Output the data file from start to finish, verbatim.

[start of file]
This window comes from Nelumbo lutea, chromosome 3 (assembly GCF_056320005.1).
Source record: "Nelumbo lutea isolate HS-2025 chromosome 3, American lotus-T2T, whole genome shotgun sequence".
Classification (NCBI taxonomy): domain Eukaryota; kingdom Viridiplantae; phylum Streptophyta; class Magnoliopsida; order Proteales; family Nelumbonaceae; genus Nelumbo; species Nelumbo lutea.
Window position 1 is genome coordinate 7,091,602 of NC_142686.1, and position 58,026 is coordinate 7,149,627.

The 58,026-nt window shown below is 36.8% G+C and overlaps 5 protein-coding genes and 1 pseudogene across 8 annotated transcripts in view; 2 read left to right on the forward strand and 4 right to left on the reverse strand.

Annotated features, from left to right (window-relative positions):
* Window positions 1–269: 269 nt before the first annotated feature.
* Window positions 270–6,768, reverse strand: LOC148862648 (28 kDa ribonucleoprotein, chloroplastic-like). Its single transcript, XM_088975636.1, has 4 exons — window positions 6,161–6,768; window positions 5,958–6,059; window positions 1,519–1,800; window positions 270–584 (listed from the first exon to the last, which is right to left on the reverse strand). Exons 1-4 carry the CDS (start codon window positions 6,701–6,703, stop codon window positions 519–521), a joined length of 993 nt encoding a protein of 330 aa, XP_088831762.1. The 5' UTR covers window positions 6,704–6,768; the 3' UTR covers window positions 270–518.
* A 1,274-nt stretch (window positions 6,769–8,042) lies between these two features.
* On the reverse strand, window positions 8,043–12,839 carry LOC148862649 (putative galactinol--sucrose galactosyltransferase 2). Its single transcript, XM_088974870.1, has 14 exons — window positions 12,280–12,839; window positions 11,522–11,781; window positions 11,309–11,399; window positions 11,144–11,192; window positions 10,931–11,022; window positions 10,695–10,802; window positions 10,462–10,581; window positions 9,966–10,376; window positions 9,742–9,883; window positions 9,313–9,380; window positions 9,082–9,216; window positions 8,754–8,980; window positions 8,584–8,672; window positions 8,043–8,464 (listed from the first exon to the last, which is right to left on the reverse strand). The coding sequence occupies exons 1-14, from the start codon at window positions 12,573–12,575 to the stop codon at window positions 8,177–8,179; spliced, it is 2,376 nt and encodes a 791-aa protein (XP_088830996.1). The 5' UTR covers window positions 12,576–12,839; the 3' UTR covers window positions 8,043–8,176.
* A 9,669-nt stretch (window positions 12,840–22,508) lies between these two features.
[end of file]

This window comes from Nelumbo lutea, chromosome 3 (assembly GCF_056320005.1).
Source record: "Nelumbo lutea isolate HS-2025 chromosome 3, American lotus-T2T, whole genome shotgun sequence".
Classification (NCBI taxonomy): domain Eukaryota; kingdom Viridiplantae; phylum Streptophyta; class Magnoliopsida; order Proteales; family Nelumbonaceae; genus Nelumbo; species Nelumbo lutea.
Window position 1 is genome coordinate 7,091,602 of NC_142686.1, and position 58,026 is coordinate 7,149,627.

The 58,026-nt window shown below is 36.8% G+C and overlaps 5 protein-coding genes and 1 pseudogene across 8 annotated transcripts in view; 2 read left to right on the forward strand and 4 right to left on the reverse strand.

Annotated features, from left to right (window-relative positions):
* Window positions 1–269: 269 nt before the first annotated feature.
* Window positions 270–6,768, reverse strand: LOC148862648 (28 kDa ribonucleoprotein, chloroplastic-like). Its single transcript, XM_088975636.1, has 4 exons — window positions 6,161–6,768; window positions 5,958–6,059; window positions 1,519–1,800; window positions 270–584 (listed from the first exon to the last, which is right to left on the reverse strand). Exons 1-4 carry the CDS (start codon window positions 6,701–6,703, stop codon window positions 519–521), a joined length of 993 nt encoding a protein of 330 aa, XP_088831762.1. The 5' UTR covers window positions 6,704–6,768; the 3' UTR covers window positions 270–518.
* A 1,274-nt stretch (window positions 6,769–8,042) lies between these two features.
* On the reverse strand, window positions 8,043–12,839 carry LOC148862649 (putative galactinol--sucrose galactosyltransferase 2). Its single transcript, XM_088974870.1, has 14 exons — window positions 12,280–12,839; window positions 11,522–11,781; window positions 11,309–11,399; window positions 11,144–11,192; window positions 10,931–11,022; window positions 10,695–10,802; window positions 10,462–10,581; window positions 9,966–10,376; window positions 9,742–9,883; window positions 9,313–9,380; window positions 9,082–9,216; window positions 8,754–8,980; window positions 8,584–8,672; window positions 8,043–8,464 (listed from the first exon to the last, which is right to left on the reverse strand). The coding sequence occupies exons 1-14, from the start codon at window positions 12,573–12,575 to the stop codon at window positions 8,177–8,179; spliced, it is 2,376 nt and encodes a 791-aa protein (XP_088830996.1). The 5' UTR covers window positions 12,576–12,839; the 3' UTR covers window positions 8,043–8,176.
* A 9,669-nt stretch (window positions 12,840–22,508) lies between these two features.